Emanuel Vows Chicago Police Reform, Feds or Not

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Chicago Mayor Rahm Emanuel said he’s determined to implement police reforms outlined by the U.S. Justice Department whether or not President-elect Donald Trump and Attorney General-designee Jeff Sessions pursue a consent decree mandating changes, the Chicago Sun-Times reports. Trump campaigned on a promise to take the handcuffs off rank-and-file police officers. Sessions, a U.S. senator from Alabama, is on the record as opposing consent decrees. Still, Emanuel said he’s not about to take a wait-and-see approach. “From the moment I put the task force [on police accountability] together, I have made the changes and continue to make changes in training, technology and transparency that I think are important to giving our officers the certainty they need to do what’s important,” the mayor said yesterday.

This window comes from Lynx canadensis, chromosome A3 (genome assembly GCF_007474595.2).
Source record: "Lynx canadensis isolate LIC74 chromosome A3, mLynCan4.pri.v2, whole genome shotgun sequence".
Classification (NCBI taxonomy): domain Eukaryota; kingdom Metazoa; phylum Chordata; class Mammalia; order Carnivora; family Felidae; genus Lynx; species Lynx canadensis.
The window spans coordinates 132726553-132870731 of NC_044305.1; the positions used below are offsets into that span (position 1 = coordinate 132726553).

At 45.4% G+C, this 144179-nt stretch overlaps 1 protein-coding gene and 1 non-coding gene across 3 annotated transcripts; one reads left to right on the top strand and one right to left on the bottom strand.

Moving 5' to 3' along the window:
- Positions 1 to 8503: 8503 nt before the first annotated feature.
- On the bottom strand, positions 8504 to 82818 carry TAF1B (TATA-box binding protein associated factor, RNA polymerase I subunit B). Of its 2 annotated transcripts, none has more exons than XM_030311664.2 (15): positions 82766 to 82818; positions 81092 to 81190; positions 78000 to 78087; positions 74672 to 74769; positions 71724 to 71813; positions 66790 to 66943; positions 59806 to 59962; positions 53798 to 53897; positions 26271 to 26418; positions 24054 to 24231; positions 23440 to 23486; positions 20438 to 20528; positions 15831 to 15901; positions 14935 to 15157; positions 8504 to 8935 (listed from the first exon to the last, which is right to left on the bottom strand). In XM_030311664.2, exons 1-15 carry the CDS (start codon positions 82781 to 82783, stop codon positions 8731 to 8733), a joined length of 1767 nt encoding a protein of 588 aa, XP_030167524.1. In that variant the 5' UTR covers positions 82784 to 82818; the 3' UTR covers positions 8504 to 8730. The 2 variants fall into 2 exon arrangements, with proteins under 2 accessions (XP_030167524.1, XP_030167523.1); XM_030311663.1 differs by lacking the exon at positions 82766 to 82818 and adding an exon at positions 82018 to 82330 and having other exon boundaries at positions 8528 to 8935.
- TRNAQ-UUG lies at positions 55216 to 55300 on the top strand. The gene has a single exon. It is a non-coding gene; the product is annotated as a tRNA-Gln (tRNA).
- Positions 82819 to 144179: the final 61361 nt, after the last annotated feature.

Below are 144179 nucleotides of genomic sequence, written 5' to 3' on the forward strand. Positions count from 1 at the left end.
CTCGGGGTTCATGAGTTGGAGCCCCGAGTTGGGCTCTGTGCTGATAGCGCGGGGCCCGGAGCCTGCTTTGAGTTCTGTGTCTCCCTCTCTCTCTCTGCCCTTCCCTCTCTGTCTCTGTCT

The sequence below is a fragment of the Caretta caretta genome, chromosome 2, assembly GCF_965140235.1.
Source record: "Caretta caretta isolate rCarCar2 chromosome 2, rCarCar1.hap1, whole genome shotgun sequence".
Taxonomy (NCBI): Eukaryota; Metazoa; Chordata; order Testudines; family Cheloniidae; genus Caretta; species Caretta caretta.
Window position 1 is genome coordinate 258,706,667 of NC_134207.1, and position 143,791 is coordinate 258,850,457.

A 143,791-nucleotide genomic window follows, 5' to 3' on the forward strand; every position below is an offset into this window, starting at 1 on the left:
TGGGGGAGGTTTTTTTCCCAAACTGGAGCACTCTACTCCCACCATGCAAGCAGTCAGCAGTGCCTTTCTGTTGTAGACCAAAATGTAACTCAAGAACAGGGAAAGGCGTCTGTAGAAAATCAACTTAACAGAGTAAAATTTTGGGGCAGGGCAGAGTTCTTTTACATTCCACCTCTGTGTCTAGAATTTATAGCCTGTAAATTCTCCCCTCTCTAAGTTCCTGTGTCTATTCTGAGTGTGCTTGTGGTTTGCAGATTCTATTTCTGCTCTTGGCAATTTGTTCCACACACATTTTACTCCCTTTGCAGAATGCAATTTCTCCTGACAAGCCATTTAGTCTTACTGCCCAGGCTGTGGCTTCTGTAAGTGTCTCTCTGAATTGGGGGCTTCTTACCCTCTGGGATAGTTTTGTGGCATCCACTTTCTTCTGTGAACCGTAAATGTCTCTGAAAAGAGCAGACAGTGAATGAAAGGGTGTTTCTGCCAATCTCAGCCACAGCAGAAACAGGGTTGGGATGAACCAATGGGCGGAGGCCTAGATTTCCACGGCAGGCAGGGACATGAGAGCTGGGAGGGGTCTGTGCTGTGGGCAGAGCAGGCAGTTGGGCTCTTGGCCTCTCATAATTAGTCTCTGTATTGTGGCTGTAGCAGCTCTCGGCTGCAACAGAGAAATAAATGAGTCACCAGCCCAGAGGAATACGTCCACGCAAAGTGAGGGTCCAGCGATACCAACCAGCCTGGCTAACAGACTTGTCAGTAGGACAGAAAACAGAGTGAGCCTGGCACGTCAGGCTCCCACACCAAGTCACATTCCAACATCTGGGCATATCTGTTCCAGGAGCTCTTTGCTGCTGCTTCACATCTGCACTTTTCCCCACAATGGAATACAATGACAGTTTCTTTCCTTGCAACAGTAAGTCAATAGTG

Emanuel argued that “one of the mistakes that’s been made” — he didn’t say by whom — was in portraying the federal investigation as a “threat” to rank-and-file officers. They were in a defensive crouch even before a judge ordered the city to release the video of now-indicted police officer Jason Van Dyke pumping 16 rounds into the body of black teenager Laquan McDonald. “It’s not supposed to be a threat to your job security. It’s supposed to enhance your ability to do your job in providing security in Chicago,” the mayor said. “Training is essential for that. Technology is essential for that. Transparency is essential for that. So, our work is not done.” The Emanuel administration is bracing for next week’s release of a “findings letter” stemming from the Justice Department’s year-long civil rights investigation of the Chicago Police Department.

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